As you can observe from the output above, I have plenty of spaces for volume /dev/nvme0n1 and /dev/mapper/data-data, however I was getting “No space left on the device” error, because root path became full due to docker volumes.

It can be quickly checked by the command below.

$ df /var/lib/docker

Filesystem     1K-blocks      Used Available Use% Mounted on
/dev/sda3      180572828 166898524   4432040  98% /

Temporary solution

A temporary solution would be pruning docker volumes by running ;

$ docker volume prune 

it will prune all volumes which are NOT in-use, if the volumes which are creating this bunch of data are in-use, prune command will not have any effect on the error. Although it works, it is a temporary solution, it may re-trigger the error in future. To resolve this issue permanently following approach could be used: Permanent Solution

The approach of having temporary solution can be extended with cronjobs, however, it is definitely not nice way of handling issues.

However, it could be nice to have cron jobs which prune docker system time to time, because old docker images, containers and some other leftovers can create bunch of reclaimable storage. Docker prune commands do not have effect on resources (containers, volumes and networks) which are under use.

You can setup a cronjob which weekly prunes system, as provided below.

$ crontab -e 

0 0 * * 0 docker system prune -f  # this will run at 00:00 on Sunday everyweek
0 0 * * 0 docker volume prune -f # will remove all (NOT in use) volumes weekly
0 0 * * 0 docker network prune -f # will remove all (NOT in use) networks 

You can write a script according to your needs then place it to cron job as well. Before adding cron jobs, make sure $USER has valid permissions for docker group.

Now, we are sure that the error caused due to docker volumes which means we can proceed with a permanent solution.

If it the error is not caused due to docker volumes, it could be caused from running short of inodes or basically not enough storage area.

Permanent Solution

Permanent solution is using one of storage volume for storing docker volumes, instead of using root path. These are the steps that you may take;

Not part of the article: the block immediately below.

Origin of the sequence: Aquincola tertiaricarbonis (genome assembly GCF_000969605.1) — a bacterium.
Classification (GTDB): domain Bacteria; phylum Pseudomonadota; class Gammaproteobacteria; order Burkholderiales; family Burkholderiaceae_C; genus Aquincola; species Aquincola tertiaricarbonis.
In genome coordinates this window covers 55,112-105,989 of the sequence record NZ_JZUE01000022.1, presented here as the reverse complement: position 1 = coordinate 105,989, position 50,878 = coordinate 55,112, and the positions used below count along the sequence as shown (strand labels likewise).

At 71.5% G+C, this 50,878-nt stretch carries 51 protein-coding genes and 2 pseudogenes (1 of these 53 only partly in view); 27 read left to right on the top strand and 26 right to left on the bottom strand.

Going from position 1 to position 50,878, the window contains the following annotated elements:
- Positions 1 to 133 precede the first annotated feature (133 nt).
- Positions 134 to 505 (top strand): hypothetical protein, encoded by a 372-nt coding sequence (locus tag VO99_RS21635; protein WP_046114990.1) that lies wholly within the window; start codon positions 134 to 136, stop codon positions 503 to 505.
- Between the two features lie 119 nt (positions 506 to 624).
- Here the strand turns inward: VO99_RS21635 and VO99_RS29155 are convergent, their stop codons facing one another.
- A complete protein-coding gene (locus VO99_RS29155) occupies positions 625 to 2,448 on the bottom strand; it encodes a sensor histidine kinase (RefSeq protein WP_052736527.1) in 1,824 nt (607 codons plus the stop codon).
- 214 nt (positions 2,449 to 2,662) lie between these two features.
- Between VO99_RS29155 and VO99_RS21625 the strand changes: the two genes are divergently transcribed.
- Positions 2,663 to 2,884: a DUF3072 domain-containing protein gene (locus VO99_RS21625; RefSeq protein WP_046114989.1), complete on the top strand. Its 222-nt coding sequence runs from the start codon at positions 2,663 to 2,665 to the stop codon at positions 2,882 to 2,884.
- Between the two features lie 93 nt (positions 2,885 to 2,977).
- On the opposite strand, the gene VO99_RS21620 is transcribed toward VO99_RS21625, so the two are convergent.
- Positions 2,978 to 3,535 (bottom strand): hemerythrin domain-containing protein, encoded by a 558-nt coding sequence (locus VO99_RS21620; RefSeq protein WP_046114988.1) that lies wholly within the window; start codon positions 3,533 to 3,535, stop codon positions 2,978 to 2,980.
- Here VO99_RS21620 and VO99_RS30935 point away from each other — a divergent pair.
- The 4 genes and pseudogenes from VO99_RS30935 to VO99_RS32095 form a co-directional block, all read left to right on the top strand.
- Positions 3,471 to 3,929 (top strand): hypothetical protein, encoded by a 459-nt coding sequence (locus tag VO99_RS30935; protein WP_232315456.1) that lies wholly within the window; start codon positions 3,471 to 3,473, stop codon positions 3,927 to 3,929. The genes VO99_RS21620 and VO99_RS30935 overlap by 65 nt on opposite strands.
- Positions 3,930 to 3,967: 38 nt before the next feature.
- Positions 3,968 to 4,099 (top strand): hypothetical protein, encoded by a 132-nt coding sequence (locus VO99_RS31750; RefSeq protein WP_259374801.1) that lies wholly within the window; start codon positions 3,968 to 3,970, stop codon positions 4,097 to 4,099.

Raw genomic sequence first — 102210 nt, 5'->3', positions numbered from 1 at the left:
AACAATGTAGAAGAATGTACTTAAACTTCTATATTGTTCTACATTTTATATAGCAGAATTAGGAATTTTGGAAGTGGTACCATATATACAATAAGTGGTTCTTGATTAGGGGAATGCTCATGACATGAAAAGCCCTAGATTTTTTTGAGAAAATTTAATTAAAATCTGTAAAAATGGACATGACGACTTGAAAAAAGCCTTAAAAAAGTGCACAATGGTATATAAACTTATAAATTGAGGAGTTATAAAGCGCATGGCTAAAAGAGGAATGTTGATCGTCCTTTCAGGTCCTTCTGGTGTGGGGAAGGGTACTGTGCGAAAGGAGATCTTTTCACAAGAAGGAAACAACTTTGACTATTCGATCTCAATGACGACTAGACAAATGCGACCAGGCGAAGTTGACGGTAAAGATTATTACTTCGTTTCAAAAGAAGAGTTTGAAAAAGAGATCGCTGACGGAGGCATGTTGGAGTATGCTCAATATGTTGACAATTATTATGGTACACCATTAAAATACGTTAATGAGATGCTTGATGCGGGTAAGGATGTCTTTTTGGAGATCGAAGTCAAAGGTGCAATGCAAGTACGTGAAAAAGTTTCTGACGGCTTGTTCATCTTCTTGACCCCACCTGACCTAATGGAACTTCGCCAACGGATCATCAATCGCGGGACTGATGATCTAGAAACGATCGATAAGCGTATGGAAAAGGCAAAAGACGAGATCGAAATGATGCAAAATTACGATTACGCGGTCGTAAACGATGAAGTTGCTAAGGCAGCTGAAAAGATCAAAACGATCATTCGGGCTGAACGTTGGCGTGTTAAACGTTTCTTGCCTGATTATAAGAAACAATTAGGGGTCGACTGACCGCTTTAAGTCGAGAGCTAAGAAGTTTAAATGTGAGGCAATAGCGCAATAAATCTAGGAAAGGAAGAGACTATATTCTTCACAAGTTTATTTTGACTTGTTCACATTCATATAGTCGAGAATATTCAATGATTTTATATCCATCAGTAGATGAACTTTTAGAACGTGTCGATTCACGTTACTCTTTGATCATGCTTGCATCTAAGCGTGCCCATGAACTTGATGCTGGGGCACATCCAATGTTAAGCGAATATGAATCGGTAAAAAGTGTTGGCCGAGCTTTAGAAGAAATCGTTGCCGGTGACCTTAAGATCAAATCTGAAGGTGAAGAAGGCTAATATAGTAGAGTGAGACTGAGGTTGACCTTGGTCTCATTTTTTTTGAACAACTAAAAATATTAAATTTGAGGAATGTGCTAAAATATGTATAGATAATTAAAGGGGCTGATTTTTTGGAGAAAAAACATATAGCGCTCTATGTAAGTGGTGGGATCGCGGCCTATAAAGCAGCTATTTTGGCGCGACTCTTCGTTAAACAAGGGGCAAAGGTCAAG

Stop docker service !

 $ systemctl stop docker

Rsync all data under /var/lib/docker to other directory under storage volume

 $ mkdir -p /data/mnt  # creates plave to use for docker volumes
 $ rsync -a /var/lib/docker /data/mnt/  # will sync everything 

Rename default docker volumes path, this for taking a backup until we have success at the end.

 $ mv /var/lib/docker /var/lib/dockerbckp

Create symbolic link to actual place

 $ ln -s /data/mnt/docker /var/lib/docker 


$ vim /etc/default/docker
 DOCKER_OPTS="--dns --dns -g /data/mnt/docker"

Uncomment DOCEKR_OPTS add -g /data/mnt/docker as shown above in /etc/default/docker

Start Docker daemon

$ systemctl start docker

If there was no error during implementation of steps, you can now test your setup.

Note that thee should NOT be space between curly brackets when listing mount point only.

$ docker volume create 
$ docker volume inspect --format { {.Mountpoint} } 2f2bd462b89c39b641e7daf01048c5d811dd7796d7f89d250ea82c4532d2707 

As you can observe above docker is using /data/mnt/docker for docker volumes, now we can safely remove old backup data. rm -rf /var/lib/dockerbckp

I would like to mention that there is an information about changing docker volume instead implementing all steps mentioned above, just specifiying path under /etc/docker/daemon.js file would work (-example daemon.js is given-). However, when I tried that approach, it did not worked.


$ vim /etc/docker/daemon.js

 "data-root": "/mnt/docker-data",
 "storage-driver": "overlay2"

Check this documentation:

I hope, this post can help others to find required information quickly and implement necessary steps to get to work.


Ahmet Turkmen

Ahmet Turkmen

Software Engineer